Further, USAGM has a different desired end-state than commercial media. USAGM actively helps develop and support local media. This includes everything from providing or facilitating training to providing content for free. The content may include access to all of USAGM’s language materials (though in practice it is just the content in the relevant language of the relevant USAGM broadcaster) for use online or broadcast or print. It may also often include a USAGM broadcaster serving as a “foreign bureau” for the local press, in the local language of course. On this point, has manifested as a local radio or tv station “throwing” to a VOA reporter in Washington (or elsewhere in the US or the world). These are free services provided to local media to build up what US commercial media would view as competition. The USAGM does this is the fundamental purpose of its existence: that press freedom, which along with the freedoms to speak and to listen, promote and support democratic principles. As the local media steps up, USAGM may step down. Put another way, success for USAGM is when it is no longer necessary and, in the spirit of this discussion, the marketplace may be ready for US commercial media. The non-compete requirement in USAGM’s basic statutory authority is also its sunset clause, which is discussed below.
The above should make it clear that in practice USAGM and US commercial media are not in direct competition with each other in practice. Are there exceptions where policy may or may not match current operations? Yes. Language services have been shuttered, sometimes for the right reasons and sometimes with negative consequences (often because they were prematurely closed despite warning signals).
It is actually unlawful for USAGM to be in competition with US commercial media. The basic statutory authority behind USAGM’s operations, and existence, is clear on this point. According to 22 USC 1462, the government “shall reduce such Government information activities whenever corresponding private information dissemination is found to be adequate.” Though the context has been updated through the decades, this specific text is unchanged since the Smith-Mundt Act was signed into law by President Truman on January 27, 1948. The source for 22 USC 1462 is Section 502 of Public Law 80-402, aka the Smith-Mundt Act, as seen below.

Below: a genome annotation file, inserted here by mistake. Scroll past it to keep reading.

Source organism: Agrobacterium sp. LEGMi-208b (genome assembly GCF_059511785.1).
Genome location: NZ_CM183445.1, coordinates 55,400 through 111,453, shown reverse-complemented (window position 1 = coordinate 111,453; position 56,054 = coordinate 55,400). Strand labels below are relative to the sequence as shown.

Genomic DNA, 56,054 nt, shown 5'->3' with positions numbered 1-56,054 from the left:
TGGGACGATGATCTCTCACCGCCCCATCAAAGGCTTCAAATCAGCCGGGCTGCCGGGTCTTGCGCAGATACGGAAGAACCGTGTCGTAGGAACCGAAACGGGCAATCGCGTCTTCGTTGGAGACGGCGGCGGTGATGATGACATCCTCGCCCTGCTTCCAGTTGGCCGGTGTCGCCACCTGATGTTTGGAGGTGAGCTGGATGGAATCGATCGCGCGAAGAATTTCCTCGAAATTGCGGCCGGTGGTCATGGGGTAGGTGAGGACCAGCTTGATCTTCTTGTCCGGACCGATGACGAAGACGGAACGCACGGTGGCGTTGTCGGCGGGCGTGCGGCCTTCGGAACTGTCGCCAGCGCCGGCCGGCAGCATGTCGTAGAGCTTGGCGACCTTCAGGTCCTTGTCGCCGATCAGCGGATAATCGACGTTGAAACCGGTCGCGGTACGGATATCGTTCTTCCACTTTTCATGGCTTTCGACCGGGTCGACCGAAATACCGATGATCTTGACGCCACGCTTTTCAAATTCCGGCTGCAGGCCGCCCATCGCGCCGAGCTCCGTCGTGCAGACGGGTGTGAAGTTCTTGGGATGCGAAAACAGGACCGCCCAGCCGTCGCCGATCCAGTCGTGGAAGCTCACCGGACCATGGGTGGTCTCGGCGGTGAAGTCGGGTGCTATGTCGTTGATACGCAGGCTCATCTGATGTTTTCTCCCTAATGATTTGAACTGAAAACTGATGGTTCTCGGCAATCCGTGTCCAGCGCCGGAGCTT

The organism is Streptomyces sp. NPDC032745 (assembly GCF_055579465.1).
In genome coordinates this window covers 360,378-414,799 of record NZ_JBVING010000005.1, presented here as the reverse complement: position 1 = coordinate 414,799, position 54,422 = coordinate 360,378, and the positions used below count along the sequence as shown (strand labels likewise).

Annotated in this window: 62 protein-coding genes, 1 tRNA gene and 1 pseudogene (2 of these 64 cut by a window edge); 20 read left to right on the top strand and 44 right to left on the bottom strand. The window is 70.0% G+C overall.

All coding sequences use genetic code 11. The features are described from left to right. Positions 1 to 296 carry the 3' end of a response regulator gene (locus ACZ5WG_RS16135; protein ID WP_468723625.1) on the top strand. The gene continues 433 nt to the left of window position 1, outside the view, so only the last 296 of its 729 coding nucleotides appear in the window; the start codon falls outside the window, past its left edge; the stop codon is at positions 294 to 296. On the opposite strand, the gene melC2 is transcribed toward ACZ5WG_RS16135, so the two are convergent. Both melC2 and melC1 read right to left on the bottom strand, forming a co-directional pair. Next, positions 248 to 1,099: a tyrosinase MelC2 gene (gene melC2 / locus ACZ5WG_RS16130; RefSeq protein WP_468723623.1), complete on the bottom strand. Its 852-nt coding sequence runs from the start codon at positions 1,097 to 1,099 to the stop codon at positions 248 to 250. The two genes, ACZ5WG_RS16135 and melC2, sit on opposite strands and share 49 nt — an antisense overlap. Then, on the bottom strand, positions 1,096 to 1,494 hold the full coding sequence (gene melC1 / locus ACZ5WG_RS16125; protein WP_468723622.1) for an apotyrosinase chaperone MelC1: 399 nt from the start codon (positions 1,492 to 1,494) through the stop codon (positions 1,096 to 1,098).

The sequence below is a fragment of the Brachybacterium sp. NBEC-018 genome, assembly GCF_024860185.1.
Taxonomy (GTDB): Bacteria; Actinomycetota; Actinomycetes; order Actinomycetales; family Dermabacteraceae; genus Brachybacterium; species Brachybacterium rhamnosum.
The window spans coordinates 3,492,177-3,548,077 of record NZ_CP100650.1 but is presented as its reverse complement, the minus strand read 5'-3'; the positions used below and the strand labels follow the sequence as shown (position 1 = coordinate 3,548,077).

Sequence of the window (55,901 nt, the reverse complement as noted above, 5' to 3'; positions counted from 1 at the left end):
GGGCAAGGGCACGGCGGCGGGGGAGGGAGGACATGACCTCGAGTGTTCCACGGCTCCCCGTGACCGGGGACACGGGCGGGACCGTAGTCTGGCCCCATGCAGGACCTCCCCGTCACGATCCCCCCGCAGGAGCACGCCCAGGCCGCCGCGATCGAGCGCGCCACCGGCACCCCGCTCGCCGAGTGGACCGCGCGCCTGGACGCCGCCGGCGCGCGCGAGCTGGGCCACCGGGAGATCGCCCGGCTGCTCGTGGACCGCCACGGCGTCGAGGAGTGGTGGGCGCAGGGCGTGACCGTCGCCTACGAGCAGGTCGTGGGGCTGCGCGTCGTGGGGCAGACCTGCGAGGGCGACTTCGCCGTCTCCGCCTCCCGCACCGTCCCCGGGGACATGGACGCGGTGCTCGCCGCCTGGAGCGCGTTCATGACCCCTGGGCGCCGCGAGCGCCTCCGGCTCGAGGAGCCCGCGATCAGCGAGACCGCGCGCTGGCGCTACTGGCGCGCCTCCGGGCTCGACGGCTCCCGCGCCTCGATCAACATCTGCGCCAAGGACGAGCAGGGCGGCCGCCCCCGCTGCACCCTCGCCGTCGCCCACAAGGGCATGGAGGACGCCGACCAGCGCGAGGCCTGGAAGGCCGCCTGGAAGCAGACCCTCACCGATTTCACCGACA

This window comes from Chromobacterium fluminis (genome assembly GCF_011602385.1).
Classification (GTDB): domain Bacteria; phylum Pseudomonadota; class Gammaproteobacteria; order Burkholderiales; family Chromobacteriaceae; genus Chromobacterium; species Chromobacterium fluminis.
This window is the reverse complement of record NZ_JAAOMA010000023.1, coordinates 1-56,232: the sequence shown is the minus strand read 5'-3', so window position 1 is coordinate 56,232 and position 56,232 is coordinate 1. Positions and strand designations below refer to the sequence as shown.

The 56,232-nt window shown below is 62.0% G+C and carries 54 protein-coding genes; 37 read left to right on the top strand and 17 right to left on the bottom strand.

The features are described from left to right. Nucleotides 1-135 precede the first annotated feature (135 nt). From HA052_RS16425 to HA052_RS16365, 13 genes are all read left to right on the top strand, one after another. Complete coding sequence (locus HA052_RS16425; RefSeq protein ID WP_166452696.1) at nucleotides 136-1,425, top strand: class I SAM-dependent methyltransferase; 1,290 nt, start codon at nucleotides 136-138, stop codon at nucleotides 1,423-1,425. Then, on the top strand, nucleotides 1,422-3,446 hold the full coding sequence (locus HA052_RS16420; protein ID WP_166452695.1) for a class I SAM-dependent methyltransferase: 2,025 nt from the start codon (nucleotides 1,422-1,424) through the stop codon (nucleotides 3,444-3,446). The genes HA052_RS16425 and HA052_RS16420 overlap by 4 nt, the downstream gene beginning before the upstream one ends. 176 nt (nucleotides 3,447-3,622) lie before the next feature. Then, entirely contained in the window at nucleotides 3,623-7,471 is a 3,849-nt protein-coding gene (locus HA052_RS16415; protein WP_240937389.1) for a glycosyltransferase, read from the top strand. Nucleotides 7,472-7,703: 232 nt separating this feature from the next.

It should be noted that Section 502, or 22 USC 1462, serves as a sunset clause for various services, as noted above, USAGM’s networks, and even USAGM itself. In general, however, few actually have read the Smith-Mundt Act or the relevant statutory provisions to see its relevance.
The astute student of the Smith-Mundt Act may ask, “if the bill that became the Smith-Mundt Act was originally introduced on January 24, 1945,* by Congressman Karl E. Mundt, Republican from South Dakota, and was modified in October 1945 to include the broadcast operations that came to be named the Voice of America, why did the Section 502 language appear in the version of the bill introduced in May 1947 and not in the earlier iteration?” That is a good question with a highly relevant answer. (* Actually, to delve briefly into the weeds, Mundt first introduced his bill, which focused on student-teacher exchanges, two years earlier in March 1943, but the timing was not right. The situation was different in early 1945 as the State Department was already looking at the post-war information requirements and thus asked the House Foreign Affairs Committee to act on Mundt’s bill.)
When President Truman abolished the Office of War Information on August 31, 1945, he followed the guidance from OWI that was developed with the input of the Assistant Secretary of State for Public and Cultural Affairs, an office established in December 1944, to move OWI’s international information operations, including the radio broadcasting operation, to the State Department. The department was given until the end of the year to return with an organizational plan. With regard to the radio operation, not yet formally referred to Voice of America, the plan that began taking shape in November 1945 was to remove the radio operation from the government and place it into a government-funded, at least initially, non-profit organization. There would be “the creation of a public corporation, supported with public funds, to conduct and to stimulate international broadcasting, under the guidance and direction of a board of trustees dominated and controlled by distinguished private citizens.” Direct oversight would come from a 15-seat bipartisan board of trustees. Fourteen members would be appointed by the President and confirmed by the Senate while the fifteenth would be the Secretary of State or a designated Assistant Secretary. The board would “ensure the character of the broadcasts” and “help win the confidence and support of the Congress and the American people by helping to guarantee the objective and non-partisan character of the broadcasts.” Funding could be supplemented by selling broadcast time, receiving outside contributions, and receiving or contracting for programs produced outside of government. Underneath the trustees and running the day to day operations would be a chief executive officer, paid a market and not a government salary.
Broadly speaking, no one was interested in having the government in the news broadcast business. That it was inside the State Department and concerns over the loyalty of departmental personnel was addressed by a requirement for FBI-administered “loyalty tests,” conceptually the predecessor to today’s background checks, that became Section 1001 of PL 80-402, that Mundt described as equivalent to protections around the atomic bomb program during the war. In December 1945, the Assistant Secretary of State for Public and Cultural Affairs wrote in The New York Times,